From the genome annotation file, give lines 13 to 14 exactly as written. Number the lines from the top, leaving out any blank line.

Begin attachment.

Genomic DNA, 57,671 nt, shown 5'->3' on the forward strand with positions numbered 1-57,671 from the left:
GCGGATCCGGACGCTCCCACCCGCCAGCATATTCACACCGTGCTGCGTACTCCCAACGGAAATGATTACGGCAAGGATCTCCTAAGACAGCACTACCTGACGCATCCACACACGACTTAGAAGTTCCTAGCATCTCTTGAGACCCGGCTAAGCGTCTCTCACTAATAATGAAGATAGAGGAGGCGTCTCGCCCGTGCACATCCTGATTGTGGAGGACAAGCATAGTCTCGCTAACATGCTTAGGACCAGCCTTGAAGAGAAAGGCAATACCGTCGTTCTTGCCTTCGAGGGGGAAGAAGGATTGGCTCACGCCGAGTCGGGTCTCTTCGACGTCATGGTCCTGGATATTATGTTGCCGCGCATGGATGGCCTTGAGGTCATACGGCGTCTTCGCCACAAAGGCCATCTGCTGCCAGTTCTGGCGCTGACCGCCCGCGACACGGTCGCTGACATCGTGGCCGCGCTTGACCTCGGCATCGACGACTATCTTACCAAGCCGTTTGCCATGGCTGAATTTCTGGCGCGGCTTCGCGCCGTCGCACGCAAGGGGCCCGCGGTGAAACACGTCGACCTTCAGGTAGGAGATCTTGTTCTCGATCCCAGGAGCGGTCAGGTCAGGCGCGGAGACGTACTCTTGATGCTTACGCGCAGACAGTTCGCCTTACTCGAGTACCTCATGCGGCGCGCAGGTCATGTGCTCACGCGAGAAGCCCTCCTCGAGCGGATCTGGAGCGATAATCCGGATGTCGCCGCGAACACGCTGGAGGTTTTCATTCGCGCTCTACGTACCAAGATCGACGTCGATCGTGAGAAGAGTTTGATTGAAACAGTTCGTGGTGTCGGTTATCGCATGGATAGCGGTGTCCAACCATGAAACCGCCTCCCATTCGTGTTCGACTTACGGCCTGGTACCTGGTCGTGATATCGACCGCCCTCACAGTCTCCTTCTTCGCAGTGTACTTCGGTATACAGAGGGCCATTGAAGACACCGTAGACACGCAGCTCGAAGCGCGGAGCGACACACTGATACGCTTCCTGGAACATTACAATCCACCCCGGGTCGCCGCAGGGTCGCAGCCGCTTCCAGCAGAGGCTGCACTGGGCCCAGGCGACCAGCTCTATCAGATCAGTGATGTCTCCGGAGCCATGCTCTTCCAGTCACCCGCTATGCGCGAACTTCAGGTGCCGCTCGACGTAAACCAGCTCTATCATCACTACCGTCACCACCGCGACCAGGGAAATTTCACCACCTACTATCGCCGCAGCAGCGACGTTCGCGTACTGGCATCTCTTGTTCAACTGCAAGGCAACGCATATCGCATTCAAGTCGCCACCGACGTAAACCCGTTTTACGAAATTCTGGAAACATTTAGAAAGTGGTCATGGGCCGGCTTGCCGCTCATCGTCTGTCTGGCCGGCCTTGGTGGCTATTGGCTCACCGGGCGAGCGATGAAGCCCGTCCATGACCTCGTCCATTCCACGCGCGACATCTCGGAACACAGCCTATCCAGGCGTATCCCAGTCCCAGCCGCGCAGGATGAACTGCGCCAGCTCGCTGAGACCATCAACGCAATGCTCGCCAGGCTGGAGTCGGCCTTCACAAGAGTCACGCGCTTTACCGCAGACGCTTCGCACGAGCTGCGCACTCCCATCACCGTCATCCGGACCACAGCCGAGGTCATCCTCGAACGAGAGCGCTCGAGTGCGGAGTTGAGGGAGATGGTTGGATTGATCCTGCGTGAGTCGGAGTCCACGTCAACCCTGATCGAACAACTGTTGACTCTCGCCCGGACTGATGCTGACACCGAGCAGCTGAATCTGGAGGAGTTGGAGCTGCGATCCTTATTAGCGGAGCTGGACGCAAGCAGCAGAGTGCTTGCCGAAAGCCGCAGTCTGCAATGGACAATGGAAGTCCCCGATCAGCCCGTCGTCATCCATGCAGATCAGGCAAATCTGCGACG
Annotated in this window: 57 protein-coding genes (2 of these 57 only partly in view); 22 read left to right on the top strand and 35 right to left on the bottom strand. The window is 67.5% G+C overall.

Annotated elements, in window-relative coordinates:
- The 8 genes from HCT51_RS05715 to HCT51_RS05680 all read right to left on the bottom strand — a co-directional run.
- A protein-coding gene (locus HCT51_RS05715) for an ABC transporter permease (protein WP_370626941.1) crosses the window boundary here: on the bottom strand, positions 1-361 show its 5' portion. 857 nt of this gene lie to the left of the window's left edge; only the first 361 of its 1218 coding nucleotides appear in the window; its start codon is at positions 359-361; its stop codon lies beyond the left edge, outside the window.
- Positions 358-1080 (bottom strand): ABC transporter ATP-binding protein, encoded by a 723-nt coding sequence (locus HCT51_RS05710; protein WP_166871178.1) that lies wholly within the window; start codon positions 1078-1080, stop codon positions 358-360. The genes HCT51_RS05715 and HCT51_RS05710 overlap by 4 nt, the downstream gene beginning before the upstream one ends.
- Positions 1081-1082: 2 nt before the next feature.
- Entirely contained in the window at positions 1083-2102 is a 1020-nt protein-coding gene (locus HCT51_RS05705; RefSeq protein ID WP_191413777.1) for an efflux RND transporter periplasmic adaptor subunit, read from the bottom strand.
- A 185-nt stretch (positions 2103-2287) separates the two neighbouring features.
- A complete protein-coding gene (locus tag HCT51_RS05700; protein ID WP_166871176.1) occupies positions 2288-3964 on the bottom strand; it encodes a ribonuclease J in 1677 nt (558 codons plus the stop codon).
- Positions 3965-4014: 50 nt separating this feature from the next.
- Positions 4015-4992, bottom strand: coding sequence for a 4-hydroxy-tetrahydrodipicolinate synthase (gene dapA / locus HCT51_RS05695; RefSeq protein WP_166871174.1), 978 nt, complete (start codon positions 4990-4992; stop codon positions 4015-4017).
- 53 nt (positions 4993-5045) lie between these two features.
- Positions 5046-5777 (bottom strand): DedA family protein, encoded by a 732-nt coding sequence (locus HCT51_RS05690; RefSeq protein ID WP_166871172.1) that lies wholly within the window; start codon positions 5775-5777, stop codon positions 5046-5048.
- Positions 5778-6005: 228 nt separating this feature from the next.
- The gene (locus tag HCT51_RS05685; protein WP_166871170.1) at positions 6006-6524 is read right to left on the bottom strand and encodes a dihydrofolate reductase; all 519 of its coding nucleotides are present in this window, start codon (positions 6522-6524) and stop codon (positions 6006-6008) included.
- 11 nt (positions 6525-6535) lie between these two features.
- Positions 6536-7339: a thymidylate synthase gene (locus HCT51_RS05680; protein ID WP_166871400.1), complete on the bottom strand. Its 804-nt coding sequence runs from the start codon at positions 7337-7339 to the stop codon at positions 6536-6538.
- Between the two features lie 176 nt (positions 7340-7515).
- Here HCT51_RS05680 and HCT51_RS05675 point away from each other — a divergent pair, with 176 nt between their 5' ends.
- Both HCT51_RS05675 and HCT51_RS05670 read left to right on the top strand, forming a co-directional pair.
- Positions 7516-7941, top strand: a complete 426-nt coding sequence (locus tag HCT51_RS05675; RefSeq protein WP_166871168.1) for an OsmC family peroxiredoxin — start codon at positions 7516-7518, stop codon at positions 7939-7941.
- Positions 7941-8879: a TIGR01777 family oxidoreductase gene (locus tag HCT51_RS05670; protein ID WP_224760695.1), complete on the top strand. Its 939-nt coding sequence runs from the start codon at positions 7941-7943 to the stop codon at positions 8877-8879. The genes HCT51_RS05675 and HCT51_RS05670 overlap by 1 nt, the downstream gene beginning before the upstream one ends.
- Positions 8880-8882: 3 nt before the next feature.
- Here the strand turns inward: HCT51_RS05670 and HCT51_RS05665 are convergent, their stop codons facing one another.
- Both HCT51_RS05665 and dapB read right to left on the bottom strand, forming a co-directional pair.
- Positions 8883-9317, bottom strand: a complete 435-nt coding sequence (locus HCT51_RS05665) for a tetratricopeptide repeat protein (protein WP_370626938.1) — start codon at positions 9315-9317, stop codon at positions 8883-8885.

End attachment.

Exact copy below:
- Positions 4015-4992, bottom strand: coding sequence for a 4-hydroxy-tetrahydrodipicolinate synthase (gene dapA / locus HCT51_RS05695; RefSeq protein WP_166871174.1), 978 nt, complete (start codon positions 4990-4992; stop codon positions 4015-4017).
- 53 nt (positions 4993-5045) lie between these two features.